Warnings over theft and scams after fourfold rise in puppy prices
Charity urges public not to pay over the odds as demand outstrips supply during lockdown
Two-year-old dachshund Frank, surrendered to Dogs Trust by a family who bought him for €1,300 believing him to be three months old. Photograph: Fran Veale
Ireland’s largest dog charity has warned the public about paying over the odds for puppies during the lockdown.
The Covid-19 pandemic has seen huge increases in the price of puppies as people scramble to buy dogs for company.
Escalating prices have led to a warning by An Garda Síochána to pet owners that they should take care if they have high-value dogs as there has been an increase in thefts.
Gardaí have also warned the public not to buy puppies from owners they cannot trace.
Demand has far outstripped supply, leading to puppy inflation. A pedigree Labrador pup that cost €500 before the lockdown is selling for €2,000 now. Similarly designer crossbreeds such as the cockapoo or the labradoodle, which sold for €350 before the lockdown are now making €2,000-€2,700, and even mongrel pups, which had no value before the lockdown, are selling for €250, Dogs Trust Ireland said.
It has warned the public about the dangers of being “dogfished” by unscrupulous “doggy dealers” who are putting profits before the welfare of the dogs they are selling.
The warning follows an incident when an Irish family bought what they thought was a three-month-old dachshund pup that had been advertised for €1,300 on a well-known online selling platform.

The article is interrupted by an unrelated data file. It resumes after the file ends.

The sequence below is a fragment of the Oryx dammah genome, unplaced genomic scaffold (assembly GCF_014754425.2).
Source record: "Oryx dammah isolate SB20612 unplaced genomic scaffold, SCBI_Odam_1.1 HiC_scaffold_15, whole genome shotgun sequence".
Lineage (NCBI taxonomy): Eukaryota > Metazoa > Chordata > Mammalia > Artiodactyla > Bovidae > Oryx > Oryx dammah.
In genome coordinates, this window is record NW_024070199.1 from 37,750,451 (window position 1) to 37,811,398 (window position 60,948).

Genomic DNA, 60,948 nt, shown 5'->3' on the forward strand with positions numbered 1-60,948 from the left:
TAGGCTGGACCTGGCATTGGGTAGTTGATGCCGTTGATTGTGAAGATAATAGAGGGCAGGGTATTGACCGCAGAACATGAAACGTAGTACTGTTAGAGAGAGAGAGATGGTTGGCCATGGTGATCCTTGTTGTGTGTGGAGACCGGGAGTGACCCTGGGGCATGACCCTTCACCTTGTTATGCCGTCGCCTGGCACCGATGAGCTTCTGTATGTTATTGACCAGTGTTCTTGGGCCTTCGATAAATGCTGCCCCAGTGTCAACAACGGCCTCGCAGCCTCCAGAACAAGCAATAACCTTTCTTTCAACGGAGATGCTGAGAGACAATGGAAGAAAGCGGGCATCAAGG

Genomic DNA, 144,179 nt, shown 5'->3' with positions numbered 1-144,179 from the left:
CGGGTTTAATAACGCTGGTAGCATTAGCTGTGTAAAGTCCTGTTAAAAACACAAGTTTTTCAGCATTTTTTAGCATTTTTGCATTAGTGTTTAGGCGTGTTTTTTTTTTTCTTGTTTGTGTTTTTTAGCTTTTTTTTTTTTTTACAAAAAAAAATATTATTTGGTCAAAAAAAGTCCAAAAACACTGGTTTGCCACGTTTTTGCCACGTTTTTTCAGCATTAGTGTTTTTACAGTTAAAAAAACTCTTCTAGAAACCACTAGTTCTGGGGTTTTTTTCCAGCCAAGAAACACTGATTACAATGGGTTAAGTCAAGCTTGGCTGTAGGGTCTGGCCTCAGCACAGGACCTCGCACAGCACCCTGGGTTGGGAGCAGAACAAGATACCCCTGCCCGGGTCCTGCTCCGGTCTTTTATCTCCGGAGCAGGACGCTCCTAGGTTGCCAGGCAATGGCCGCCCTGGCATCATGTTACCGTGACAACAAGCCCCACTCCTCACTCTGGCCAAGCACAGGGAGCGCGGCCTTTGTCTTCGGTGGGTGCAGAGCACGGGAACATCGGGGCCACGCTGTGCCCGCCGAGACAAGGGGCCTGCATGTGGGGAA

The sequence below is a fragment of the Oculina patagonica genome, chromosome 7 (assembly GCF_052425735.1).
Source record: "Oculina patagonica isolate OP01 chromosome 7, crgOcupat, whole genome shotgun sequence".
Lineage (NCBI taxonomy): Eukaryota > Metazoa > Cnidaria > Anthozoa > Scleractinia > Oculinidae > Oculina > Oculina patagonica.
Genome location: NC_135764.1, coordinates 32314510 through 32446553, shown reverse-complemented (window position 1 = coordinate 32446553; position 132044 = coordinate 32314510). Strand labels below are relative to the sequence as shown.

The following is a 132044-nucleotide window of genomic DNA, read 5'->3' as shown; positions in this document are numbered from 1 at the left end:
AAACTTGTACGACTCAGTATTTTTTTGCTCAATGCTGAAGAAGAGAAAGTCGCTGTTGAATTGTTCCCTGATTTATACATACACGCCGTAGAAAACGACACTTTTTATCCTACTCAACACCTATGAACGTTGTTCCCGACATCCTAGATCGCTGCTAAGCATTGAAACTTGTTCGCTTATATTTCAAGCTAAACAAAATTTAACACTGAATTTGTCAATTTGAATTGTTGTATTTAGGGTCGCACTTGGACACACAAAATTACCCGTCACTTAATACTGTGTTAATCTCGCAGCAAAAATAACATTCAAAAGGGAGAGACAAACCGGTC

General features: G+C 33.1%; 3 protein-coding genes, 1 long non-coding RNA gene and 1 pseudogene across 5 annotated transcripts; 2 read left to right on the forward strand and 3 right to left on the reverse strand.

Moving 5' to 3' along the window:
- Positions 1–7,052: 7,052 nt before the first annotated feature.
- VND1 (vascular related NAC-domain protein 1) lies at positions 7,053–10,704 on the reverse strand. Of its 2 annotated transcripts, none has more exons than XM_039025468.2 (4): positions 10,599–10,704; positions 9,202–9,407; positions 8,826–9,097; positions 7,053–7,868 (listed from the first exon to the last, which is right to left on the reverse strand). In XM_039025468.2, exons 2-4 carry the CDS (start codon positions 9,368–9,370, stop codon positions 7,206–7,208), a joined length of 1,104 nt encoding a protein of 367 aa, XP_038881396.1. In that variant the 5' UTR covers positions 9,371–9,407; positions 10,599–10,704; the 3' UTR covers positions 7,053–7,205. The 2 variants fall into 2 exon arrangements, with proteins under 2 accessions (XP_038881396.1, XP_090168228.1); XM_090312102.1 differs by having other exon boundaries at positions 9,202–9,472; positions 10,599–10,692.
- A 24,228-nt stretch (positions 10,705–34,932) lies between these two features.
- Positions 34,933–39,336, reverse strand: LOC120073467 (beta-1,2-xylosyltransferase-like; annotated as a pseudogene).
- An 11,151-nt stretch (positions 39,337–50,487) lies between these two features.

When they arrived to collect the puppy, he looked considerably older than the online photo, but they were told the advertisement was a few months old and the dog was now six months.
He turned out to be at least two. Because he was a fearful dog, it was too late to house-train him and he had to be surrendered to the Dogs Trust.
Recent research carried out by the charity revealed that 20 per cent of people who purchased a dog during lockdown in Ireland collected their dog on the same day they first inquired about the animal, highlighting a “click and collect” culture around the sale of dogs.
Dogs Trust Ireland also discovered that 82 per cent of people who bought dogs during this time paid in cash and 34 per cent of dogs were not microchipped, which is not only illegal but can leave the seller totally untraceable and unaccountable should your puppy fall ill.
One woman, who bought a puppy for €2,000 in cash and asked to remain anonymous, said there were five other cars waiting at the dog-breeding establishment to buy dogs.
“The puppy we bought from this ‘breeder’ was extremely malnourished and frightened. The puppy could barely walk or stand on her legs. Our vet believed this was probably a result of never being handled or out of a small cage,” she said.
“She was riddled with worms. We were not permitted to see the mother.”
Dogs Trust chief executive Becky Bristow says the problem has not relented as the lockdown has eased because demand is still high.
She has urged the public not to buy puppies at inflated prices as there is likely to be a dramatic drop in price as schools and officer workers return.
Separately, gardaí have told the public not to disclose to strangers that they have a dog and not to be tempted to leave their dogs tied up outside a shop or other public spaces.
In one incident last week, thieves broke into a locked shed in Enniscorthy, Co Wexford, and stole a Springer Spaniel and her seven pups. The mother, Daisy, was later recovered in Dublin, having had the microchip cut from her neck. The four female and three male pups are still missing. They are eight weeks old.
Springer Spaniel pubs are selling for €1,000 on online platforms at present.
Their owner, Rachel Doyle, told RTÉ’s Liveline she was convinced the puppies were being stolen for resale.